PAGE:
About 2.7 million Syrians live in Turkey, as well as hundreds of thousands of other refugees and migrants, including Iraqis, Afghans and Iranians. With the recently reached EU deal, the foreign population is expected to balloon. More than 200 people – mostly economic migrants from places like Afghanistan and Bangladesh – were shipped to Turkey’s western coastal town Dikili from Greece as the plan went into effect Monday.

As part of the agreement, Turkey will take in migrants and refugees in exchange for billions of dollars in assistance to help crack down on illegal crossings into Europe and meet lingering humanitarian demands. Europe will take one Syrian refugee from Turkey for every Syrian refugee Turkey accepts from Greece. The drawn-out process, which only applies to Syrians, is being labeled “one in, one out” and is meant to discourage illegal migration into Europe.

Greece expressed concerned about the deal last week while passing legislation allowing its government to send migrants and refugees to Turkey. Lawmakers refused to explicitly name Turkey as a “safe third country" and insisted that refugees would only be sent back to places where their human rights will be ensured.

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Syrian refugee girl Ele Cundi, 5, poses as with her friends in a kindergarten at Midyat refugee camp in Mardin province, Turkey, Dec. 14, 2015. Reuters/Umit Bektas

The Turkish military's recent decision to close the 900-mile border to Syrians and fire at unarmed refugees trying to cross illegally has also raised questions about the agreement, according to Bill Frelick, director of Human Rights Watch’s refugee rights program based in Washington. The Amnesty International report simply added to issues his own organization has brought up over Turkey's policies toward Syrians, he said.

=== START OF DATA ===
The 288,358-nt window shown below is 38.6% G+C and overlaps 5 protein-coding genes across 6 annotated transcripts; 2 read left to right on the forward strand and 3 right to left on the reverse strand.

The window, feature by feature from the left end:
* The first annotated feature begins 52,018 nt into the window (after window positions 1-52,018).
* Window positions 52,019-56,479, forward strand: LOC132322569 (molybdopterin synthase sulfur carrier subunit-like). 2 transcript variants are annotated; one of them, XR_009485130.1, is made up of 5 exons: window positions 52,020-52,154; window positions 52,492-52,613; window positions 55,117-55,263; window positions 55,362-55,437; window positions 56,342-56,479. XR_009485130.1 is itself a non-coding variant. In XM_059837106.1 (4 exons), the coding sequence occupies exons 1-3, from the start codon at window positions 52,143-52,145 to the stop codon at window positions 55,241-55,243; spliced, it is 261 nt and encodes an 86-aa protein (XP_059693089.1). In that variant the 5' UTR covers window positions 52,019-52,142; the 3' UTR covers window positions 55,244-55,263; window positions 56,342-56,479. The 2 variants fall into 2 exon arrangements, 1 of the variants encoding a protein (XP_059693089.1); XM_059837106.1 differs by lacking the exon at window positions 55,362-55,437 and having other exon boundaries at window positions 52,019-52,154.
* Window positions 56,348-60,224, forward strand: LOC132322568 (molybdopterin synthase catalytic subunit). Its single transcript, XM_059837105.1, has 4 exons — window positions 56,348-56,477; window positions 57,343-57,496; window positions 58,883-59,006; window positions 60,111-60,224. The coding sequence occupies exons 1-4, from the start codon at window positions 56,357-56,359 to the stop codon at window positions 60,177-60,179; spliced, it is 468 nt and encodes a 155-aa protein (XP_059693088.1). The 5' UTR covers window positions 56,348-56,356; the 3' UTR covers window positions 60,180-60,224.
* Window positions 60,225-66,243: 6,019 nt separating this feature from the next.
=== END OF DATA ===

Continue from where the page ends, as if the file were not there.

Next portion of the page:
“Both our research and their research cast very serious doubt on Turkey as a country that respects the principle of non-refoulement," he said, referring to the United Nations rule prohibiting nations from forcibly returning refugees.

The difficulties Syrians face in obtaining work permits and attending schools have further fueled questions about the bleak future of refugees in Turkey, he said.

“I’ve seen people living in slum areas in various cities in Turkey, where they’re living in poor conditions, basically, overcrowded conditions, barely able to survive,” he said. “They’re essentially reliant on their children doing work. One of the reasons they're out of school — the kids are out on the street peddling tissue paper.”

Leo Dobbs, spokesman for the U.N. Refugee Agency, said more measures needed to be enforced in the agreement to ensure migrants and refugees would be offered safety with the deal, including assurances that they would not be sent back to Syria. He said the agency was unable to confirm whether refugees were being sent back to the conflict-stricken country, but said the allegation only requires more focus on ensuring refugee protection.

“It highlights the importance of greater safeguards,” Dobbs said. “There’s been progress, Turkey’s asylum system has come a long way over the years, but more needs to be done.”